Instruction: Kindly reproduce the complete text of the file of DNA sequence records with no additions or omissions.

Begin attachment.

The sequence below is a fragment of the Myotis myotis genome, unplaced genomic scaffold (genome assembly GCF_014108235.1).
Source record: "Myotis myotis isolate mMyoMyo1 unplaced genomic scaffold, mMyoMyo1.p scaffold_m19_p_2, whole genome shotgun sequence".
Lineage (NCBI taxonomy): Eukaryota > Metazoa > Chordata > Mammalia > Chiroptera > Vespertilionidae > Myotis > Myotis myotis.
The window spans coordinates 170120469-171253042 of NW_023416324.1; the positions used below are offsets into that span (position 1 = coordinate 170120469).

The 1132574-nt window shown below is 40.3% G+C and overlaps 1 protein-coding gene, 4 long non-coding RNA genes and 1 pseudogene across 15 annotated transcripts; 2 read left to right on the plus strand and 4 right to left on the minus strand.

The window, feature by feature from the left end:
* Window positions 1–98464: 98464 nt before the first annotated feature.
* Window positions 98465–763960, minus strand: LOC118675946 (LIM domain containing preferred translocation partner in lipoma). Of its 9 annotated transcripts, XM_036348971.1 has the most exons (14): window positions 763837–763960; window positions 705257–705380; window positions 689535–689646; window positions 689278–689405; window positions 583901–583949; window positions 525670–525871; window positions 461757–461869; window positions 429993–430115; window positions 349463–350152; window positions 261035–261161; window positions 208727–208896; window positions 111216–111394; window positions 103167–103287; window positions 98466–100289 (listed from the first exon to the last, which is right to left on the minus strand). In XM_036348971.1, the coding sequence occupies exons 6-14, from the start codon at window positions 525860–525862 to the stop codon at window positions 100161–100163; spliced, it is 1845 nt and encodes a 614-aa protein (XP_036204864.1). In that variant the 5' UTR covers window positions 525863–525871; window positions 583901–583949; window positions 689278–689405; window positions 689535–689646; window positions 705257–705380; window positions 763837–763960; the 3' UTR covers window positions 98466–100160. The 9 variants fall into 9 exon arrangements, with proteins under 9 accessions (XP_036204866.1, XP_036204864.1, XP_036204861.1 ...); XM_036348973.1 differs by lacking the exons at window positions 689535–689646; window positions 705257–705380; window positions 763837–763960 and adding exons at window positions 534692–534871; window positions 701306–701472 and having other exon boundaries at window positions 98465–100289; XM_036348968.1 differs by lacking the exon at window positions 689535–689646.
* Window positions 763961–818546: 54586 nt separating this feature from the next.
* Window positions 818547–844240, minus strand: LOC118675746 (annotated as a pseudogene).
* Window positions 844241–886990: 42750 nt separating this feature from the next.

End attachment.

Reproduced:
The sequence below is a fragment of the Myotis myotis genome, unplaced genomic scaffold (genome assembly GCF_014108235.1).
Source record: "Myotis myotis isolate mMyoMyo1 unplaced genomic scaffold, mMyoMyo1.p scaffold_m19_p_2, whole genome shotgun sequence".
Lineage (NCBI taxonomy): Eukaryota > Metazoa > Chordata > Mammalia > Chiroptera > Vespertilionidae > Myotis > Myotis myotis.
The window spans coordinates 170120469-171253042 of NW_023416324.1; the positions used below are offsets into that span (position 1 = coordinate 170120469).

The 1132574-nt window shown below is 40.3% G+C and overlaps 1 protein-coding gene, 4 long non-coding RNA genes and 1 pseudogene across 15 annotated transcripts; 2 read left to right on the plus strand and 4 right to left on the minus strand.

The window, feature by feature from the left end:
* Window positions 1–98464: 98464 nt before the first annotated feature.
* Window positions 98465–763960, minus strand: LOC118675946 (LIM domain containing preferred translocation partner in lipoma). Of its 9 annotated transcripts, XM_036348971.1 has the most exons (14): window positions 763837–763960; window positions 705257–705380; window positions 689535–689646; window positions 689278–689405; window positions 583901–583949; window positions 525670–525871; window positions 461757–461869; window positions 429993–430115; window positions 349463–350152; window positions 261035–261161; window positions 208727–208896; window positions 111216–111394; window positions 103167–103287; window positions 98466–100289 (listed from the first exon to the last, which is right to left on the minus strand). In XM_036348971.1, the coding sequence occupies exons 6-14, from the start codon at window positions 525860–525862 to the stop codon at window positions 100161–100163; spliced, it is 1845 nt and encodes a 614-aa protein (XP_036204864.1). In that variant the 5' UTR covers window positions 525863–525871; window positions 583901–583949; window positions 689278–689405; window positions 689535–689646; window positions 705257–705380; window positions 763837–763960; the 3' UTR covers window positions 98466–100160. The 9 variants fall into 9 exon arrangements, with proteins under 9 accessions (XP_036204866.1, XP_036204864.1, XP_036204861.1 ...); XM_036348973.1 differs by lacking the exons at window positions 689535–689646; window positions 705257–705380; window positions 763837–763960 and adding exons at window positions 534692–534871; window positions 701306–701472 and having other exon boundaries at window positions 98465–100289; XM_036348968.1 differs by lacking the exon at window positions 689535–689646.
* Window positions 763961–818546: 54586 nt separating this feature from the next.
* Window positions 818547–844240, minus strand: LOC118675746 (annotated as a pseudogene).
* Window positions 844241–886990: 42750 nt separating this feature from the next.